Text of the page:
give your loved ones a hug

MarsKid
Contributing Reviewer
March 9th 2019


10120 Comments


Well hey, the Papa is back in business. This ended up rambling quite a bit and was disjointed, but the passion you have for this soaks through. Definitely can tell this is something close to you. Take a POS friend, hope to see you writing more

Papa Universe
March 9th 2019


22432 Comments

Album Rating: 5.0 | Sound Off

oh yes, the first paragraph ends up being pretty much about something completely different than the rest



cheers

y87arrow
March 9th 2019


352 Comments

Album Rating: 4.0

Big thanks for doing this review! It's always great to see other people who love them as I do.

Even if this maybe is only my 10th favourite album of them (out of their 12 studio albums), it's still really amazing. It's as if they just can't do wrong. I may only know them since august 2011 but since then they grew to be my all-time #1 band.



Favourite songs: Winter Sea, Seasons and the Storms, The Bells of St. Christopher's, The Skeins Of Love and Your Guess. But the other 5 are also very enjoyable.



Well I feel different about ambient music. I love all the different kinds of atmosphere that are possible there. and psybient, chillout and psydub always heal me and make me feel calm and positive.

Digging: Proem - Socially Inept

Papa Universe
March 9th 2019


22432 Comments

Album Rating: 5.0 | Sound Off

My list of their favourite albums my be almost an exact reverse of yours. This is approximately on a thrid-to-first position.

brainmelter
March 9th 2019


6661 Comments


papa pos

Digging: Supine - deluge of data, recess of thought

Papa Universe
March 9th 2019


22432 Comments

Album Rating: 5.0 | Sound Off

papa thanks

Papa Universe
March 13th 2019


22432 Comments

Album Rating: 5.0 | Sound Off

Bump for this.

MarsKid
Contributing Reviewer
March 13th 2019


10120 Comments


Post-punk is usually a miss instead of a hit for me, not sure if I would be into this or not

Papa Universe
March 13th 2019


22432 Comments

Album Rating: 5.0 | Sound Off

It's less post-punk and more of an atmospheric euphoria with bass behind.

y87arrow
March 14th 2019


352 Comments

Album Rating: 4.0

You're right actually from Green Is The Sea on (1992) the Trees left behind their post-punk roots. Well, even their 3 albums from 1986 to 1989 aren't what someone would call typical post-punk albums.



Atmosphere-wise it's always a great feeling to get lost into their music, no matter which album.

Papa Universe
March 14th 2019


22432 Comments

Album Rating: 5.0 | Sound Off

they were always dabbling more into goth and coldwave than art punk side of the genre

so on a scale from Trisomie 21 to The Ex, they'd be The Chameleons. that is, of course, until the Nick Cave craze engulfed them too and they started going deeper into neofolk

y87arrow
May 5th 2019


352 Comments

Album Rating: 4.0

Btw Papa I saw you rated Eyeless In Gaza - Pale Hands I Loved So Well 4.5 (just like me), this is one of my top 10 post-punk albums and they're among my all time top 6 bands. You haven't rated their other albums, I recommend getting them, not only their 80's albums, also from 1995 on when they came back.





I think from all the post-punk bands, it's Eyeless In Gaza (and Sad Lovers and Giants) who can be a bit similar to AATT sometimes.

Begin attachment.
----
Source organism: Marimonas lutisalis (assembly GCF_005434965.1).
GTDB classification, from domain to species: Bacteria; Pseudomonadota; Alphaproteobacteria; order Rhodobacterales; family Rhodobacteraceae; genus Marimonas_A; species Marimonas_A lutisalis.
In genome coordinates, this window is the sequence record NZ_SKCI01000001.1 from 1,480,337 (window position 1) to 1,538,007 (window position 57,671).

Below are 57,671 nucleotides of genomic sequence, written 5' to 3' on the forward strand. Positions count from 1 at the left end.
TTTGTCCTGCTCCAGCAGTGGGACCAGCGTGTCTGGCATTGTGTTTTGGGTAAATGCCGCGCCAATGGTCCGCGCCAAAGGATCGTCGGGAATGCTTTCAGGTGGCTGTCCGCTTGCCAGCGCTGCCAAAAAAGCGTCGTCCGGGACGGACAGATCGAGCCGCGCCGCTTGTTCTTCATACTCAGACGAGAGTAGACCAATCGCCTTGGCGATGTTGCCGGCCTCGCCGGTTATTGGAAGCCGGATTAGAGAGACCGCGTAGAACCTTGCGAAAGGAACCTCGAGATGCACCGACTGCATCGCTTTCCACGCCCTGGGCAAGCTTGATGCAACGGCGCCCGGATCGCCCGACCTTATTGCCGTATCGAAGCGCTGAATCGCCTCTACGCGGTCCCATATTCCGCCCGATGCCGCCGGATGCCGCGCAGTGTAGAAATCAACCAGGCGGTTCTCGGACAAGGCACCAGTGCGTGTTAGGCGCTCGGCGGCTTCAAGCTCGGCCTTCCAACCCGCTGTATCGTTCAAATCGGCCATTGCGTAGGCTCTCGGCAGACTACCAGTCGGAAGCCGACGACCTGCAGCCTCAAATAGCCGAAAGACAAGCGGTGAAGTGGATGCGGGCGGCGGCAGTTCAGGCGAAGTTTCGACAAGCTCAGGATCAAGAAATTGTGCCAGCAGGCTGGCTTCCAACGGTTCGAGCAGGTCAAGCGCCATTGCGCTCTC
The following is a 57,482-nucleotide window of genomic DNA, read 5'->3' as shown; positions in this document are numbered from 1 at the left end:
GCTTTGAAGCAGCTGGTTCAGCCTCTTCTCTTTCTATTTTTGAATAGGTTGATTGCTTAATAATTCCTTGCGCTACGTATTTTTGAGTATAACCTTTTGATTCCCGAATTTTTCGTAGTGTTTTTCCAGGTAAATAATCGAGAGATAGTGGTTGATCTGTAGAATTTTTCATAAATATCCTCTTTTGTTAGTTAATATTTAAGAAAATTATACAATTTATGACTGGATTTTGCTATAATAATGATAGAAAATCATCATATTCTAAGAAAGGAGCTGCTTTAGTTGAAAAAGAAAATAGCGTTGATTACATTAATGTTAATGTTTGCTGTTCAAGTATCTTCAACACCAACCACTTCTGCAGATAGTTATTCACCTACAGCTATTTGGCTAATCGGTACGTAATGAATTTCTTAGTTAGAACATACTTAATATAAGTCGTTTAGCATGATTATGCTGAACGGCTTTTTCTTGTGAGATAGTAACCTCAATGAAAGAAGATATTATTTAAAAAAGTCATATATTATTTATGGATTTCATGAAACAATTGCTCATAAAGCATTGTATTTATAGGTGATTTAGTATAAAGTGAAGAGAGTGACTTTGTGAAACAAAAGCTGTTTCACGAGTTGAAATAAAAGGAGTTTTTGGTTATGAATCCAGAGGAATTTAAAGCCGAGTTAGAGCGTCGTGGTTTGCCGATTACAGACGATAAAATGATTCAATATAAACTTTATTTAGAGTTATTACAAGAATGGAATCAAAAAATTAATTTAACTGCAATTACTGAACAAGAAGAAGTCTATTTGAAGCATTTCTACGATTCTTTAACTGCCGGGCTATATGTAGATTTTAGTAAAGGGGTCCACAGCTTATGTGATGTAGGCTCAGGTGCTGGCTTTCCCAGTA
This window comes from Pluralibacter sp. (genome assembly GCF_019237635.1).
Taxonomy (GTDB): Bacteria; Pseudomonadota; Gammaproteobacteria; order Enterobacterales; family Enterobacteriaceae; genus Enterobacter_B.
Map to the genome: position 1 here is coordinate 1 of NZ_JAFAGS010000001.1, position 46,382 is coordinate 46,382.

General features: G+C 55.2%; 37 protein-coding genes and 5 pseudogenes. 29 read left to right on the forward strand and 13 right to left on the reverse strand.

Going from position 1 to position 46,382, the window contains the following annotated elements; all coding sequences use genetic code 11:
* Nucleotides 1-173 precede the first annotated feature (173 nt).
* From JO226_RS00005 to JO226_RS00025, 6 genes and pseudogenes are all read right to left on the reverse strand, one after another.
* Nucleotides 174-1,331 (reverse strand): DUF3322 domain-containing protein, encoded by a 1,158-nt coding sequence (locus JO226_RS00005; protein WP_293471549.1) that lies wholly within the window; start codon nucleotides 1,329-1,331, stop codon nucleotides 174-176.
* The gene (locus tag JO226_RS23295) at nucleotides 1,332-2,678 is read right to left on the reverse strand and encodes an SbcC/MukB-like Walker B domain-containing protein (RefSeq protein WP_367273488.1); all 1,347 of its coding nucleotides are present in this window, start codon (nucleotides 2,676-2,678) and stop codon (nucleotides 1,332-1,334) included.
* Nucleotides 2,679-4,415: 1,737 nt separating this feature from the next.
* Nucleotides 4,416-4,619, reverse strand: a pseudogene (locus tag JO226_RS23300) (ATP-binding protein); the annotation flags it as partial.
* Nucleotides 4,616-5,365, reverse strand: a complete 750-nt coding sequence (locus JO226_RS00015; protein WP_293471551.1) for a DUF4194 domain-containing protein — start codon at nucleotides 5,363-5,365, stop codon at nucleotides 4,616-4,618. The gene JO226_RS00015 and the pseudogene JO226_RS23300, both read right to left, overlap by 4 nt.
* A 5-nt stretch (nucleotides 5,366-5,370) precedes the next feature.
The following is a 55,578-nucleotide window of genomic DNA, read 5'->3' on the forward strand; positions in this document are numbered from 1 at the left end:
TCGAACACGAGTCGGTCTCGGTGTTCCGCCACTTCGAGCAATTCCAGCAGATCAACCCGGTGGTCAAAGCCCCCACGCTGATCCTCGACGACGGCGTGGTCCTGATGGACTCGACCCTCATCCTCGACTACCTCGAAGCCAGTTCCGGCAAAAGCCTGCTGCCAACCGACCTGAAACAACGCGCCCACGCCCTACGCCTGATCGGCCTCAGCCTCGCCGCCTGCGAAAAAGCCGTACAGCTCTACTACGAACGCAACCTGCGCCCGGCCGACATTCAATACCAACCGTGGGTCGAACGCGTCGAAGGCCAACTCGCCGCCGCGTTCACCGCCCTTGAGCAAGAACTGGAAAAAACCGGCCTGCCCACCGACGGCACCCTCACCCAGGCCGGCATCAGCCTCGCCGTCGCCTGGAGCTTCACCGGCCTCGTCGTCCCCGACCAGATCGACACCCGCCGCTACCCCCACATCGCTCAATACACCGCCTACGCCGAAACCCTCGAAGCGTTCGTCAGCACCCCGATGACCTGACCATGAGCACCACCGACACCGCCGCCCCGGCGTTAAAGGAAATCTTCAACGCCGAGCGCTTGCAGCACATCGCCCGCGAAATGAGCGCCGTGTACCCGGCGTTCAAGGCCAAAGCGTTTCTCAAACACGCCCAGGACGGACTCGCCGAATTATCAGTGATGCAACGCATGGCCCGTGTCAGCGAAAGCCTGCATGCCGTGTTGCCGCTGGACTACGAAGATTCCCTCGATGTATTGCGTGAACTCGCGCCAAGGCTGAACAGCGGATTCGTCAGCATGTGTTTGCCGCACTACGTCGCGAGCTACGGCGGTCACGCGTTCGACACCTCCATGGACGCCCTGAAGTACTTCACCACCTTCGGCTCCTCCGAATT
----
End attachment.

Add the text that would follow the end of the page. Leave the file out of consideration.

Papa Universe
May 5th 2019


22432 Comments

Album Rating: 5.0 | Sound Off

with Eyeless in Gaza I wanted to do a full-scale ranking list and thought I'd rate them all then. but I keep postponing

y87arrow
May 5th 2019


352 Comments

Album Rating: 4.0

Well I already have made a ranking list of Eyeless In Gaza, so far I have 8 albums (4 from after 1995). But I feel I need more.

How many do you have of them and if you have albums of them after 1995 what could you recommend?

btw I love albums where they also have many folk influences on it.

Papa Universe
May 5th 2019


22432 Comments

Album Rating: 5.0 | Sound Off

I don't have any physical copies, if that's what you mean.

y87arrow
May 5th 2019


352 Comments

Album Rating: 4.0

No I wanted to know how many albums you have of them and which albums you could recommend to me because I want to check out more of them.





I don't have physical CD's of them too, all albums I have of them are mp3.

Papa Universe
May 5th 2019


22432 Comments

Album Rating: 5.0 | Sound Off

I don't 'have' any of their albums, but I've heard most of them, I think, but mostly a while back.

outta to of my head and without any specific ranking I'd say the essentials are Pale Hands, Rust Red September, Drumming the Beating Heart, Everyone Feels Like a Stranger, Back From the Rains and just for the sake of completion, their debut cassette Danger of Infection, which has that rustic archaic charm to it, but it's almost impossible to find in full online.

y87arrow
May 5th 2019


352 Comments

Album Rating: 4.0

I agree about the first 4 you mentioned those are wonderful, I haven't heard Back From The Rains yet, same with Photographs As Memories (but I love that yellow album cover).

I also add Bitter Apples (1995) and Song Of The Beautiful Wanton (2000) as very good albums. Butterfly Attitude (2012) and Caught In Flux also have nice moments.





I love the way Martyn sings and the british and folky atmosphere sometimes. Makes me want to go outside into a forest, or a cemetery (on a sunny day).





Today I saw their album "Sun Blues" (2016) as mp3 album on amazon.de (it's also available on amazon.com!), I might buy that album, sounds promising.

Papa Universe
May 5th 2019


22432 Comments

Album Rating: 5.0 | Sound Off

Beautiful Wanton and Attitude I have not heard yet.